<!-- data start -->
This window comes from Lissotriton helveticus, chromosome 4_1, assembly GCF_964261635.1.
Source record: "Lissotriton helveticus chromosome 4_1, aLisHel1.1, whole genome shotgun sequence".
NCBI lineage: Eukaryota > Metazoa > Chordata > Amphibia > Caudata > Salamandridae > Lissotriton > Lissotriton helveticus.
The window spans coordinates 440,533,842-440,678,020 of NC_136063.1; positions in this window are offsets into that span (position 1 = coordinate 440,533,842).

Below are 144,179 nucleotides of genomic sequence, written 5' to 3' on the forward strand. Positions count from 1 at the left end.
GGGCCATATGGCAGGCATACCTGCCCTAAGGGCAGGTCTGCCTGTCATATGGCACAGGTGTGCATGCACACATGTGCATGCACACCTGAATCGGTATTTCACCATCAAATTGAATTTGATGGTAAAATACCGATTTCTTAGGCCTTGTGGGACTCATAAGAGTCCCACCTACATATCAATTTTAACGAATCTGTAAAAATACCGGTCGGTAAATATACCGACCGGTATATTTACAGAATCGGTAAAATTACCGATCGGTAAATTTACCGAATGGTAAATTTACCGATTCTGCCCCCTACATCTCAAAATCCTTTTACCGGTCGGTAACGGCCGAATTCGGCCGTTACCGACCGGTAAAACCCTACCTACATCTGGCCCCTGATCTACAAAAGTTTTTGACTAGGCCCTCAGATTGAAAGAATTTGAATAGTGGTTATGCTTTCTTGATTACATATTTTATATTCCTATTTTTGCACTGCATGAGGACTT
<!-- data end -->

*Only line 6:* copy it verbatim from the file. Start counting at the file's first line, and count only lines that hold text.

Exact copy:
GGGCCATATGGCAGGCATACCTGCCCTAAGGGCAGGTCTGCCTGTCATATGGCACAGGTGTGCATGCACACATGTGCATGCACACCTGAATCGGTATTTCACCATCAAATTGAATTTGATGGTAAAATACCGATTTCTTAGGCCTTGTGGGACTCATAAGAGTCCCACCTACATATCAATTTTAACGAATCTGTAAAAATACCGGTCGGTAAATATACCGACCGGTATATTTACAGAATCGGTAAAATTACCGATCGGTAAATTTACCGAATGGTAAATTTACCGATTCTGCCCCCTACATCTCAAAATCCTTTTACCGGTCGGTAACGGCCGAATTCGGCCGTTACCGACCGGTAAAACCCTACCTACATCTGGCCCCTGATCTACAAAAGTTTTTGACTAGGCCCTCAGATTGAAAGAATTTGAATAGTGGTTATGCTTTCTTGATTACATATTTTATATTCCTATTTTTGCACTGCATGAGGACTT